A federal court in Portland, Oregon, has charged Efeturi Ariawhorai and Ikenna Nwajiaku, two Nigerian nationals, for stealing $6.2 million from 15 public and private organisations in the United States.
The United States Department of Justice released a statement containing the charges on Monday.
Ariawhorai, also known as Efeturi Simeon, is a 35-year-old dual citizen of Nigeria and Vanuatu. The DOJ believes Ariawhorai most recently resided in the United Arab Emirates. Nwajiaku is 41 years old and he lives around Lagos.
Both men have been charged in an 11-count indictment with conspiracy to commit wire fraud, wire fraud and aggravated identity theft.
The DOJ has said that both Ariawhorai and Nwajiaku are fugitives. Although Italian authorities arrested Ariawhorai on November 25, 2021, he fled house arrest before the US completed his extradition to the District of Oregon.
“Beginning in June 2019 and continuing until January 2021, Ariawhorai and Nwajiaku conspired with one another and others known and unknown to defraud various public and private entities located throughout the U.S., including numerous school districts, universities, colleges, and hospitals,” the DOJ statement read in part.
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“As part of their scheme, Ariawhorai and Nwajiaku would contact organizations by email; impersonate employees of the targeted organization or professionals from other entities doing business with the target organization, such as construction companies; and convince the organizations to send payments to bank accounts controlled by third parties acting on Ariawhorai and Nwajiaku’s behalf.”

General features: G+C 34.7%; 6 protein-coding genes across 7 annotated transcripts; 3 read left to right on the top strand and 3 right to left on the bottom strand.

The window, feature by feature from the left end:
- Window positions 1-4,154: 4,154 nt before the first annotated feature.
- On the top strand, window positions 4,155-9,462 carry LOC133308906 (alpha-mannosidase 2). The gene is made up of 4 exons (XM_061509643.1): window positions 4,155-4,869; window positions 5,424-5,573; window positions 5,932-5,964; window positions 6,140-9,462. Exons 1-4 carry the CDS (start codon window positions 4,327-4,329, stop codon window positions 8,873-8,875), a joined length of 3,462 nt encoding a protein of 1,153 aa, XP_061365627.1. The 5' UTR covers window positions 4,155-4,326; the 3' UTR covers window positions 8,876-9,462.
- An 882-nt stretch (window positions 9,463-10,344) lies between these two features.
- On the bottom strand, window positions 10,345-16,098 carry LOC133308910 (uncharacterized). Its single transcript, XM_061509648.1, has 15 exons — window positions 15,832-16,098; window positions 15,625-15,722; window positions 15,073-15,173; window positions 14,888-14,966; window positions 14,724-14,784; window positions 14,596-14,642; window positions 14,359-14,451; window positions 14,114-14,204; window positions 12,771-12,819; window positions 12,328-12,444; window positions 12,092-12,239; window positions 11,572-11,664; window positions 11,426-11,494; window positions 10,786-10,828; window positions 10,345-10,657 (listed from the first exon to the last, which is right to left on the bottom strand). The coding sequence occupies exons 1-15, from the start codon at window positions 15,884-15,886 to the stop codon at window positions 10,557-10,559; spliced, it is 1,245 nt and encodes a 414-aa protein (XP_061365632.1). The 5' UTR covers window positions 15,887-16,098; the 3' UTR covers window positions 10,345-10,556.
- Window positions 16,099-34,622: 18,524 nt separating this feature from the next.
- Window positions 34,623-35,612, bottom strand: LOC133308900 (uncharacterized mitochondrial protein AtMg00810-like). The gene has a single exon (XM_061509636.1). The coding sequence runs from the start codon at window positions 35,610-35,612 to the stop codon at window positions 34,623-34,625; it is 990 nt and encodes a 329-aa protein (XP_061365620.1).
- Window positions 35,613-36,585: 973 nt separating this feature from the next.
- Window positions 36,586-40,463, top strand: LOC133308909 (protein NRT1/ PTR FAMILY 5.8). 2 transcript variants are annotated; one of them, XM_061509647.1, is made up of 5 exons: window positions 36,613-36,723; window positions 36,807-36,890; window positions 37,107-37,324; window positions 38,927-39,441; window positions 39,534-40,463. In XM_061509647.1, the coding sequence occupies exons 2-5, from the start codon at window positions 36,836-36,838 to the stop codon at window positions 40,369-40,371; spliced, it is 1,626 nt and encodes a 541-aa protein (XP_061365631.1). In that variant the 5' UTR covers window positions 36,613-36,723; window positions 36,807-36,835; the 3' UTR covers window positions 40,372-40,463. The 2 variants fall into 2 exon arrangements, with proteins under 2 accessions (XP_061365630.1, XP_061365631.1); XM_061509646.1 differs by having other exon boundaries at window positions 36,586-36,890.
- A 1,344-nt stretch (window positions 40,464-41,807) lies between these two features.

Ariawhorai and Nwajiaku used virtual private networks (VPNs), compromised servers and fake names. They registered email addresses and internet domain names mimicking real companies to trick their victims.
Between June 2019 and January 2021, Ariawhorai and Nwajiaku contacted 20 unsuspecting organisations. They successfully swindled 15 of these organisations of a combined $6.2 million.
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“The level of greed it takes to steal from schools and hospitals, especially during the height of a global pandemic, is beyond disturbing,” Kieran Ramsey, the Special Agent in charge of the investigation, said.
“Through quick action from many of these victims, the FBI, with our Recovery, Asset Team, was able to freeze funds and return a majority of the stolen money. In fact, we were able to recover the total loss of nearly $3 million for a victim in Oregon and keep that money out of the hands of criminals.”
In the United States, conspiracy to commit wire fraud and wire fraud are punishable by up to 20 years in federal prison and three years supervised release. Aggravated identity theft is punishable by up to two years in federal prison and one year of supervised release per count of conviction.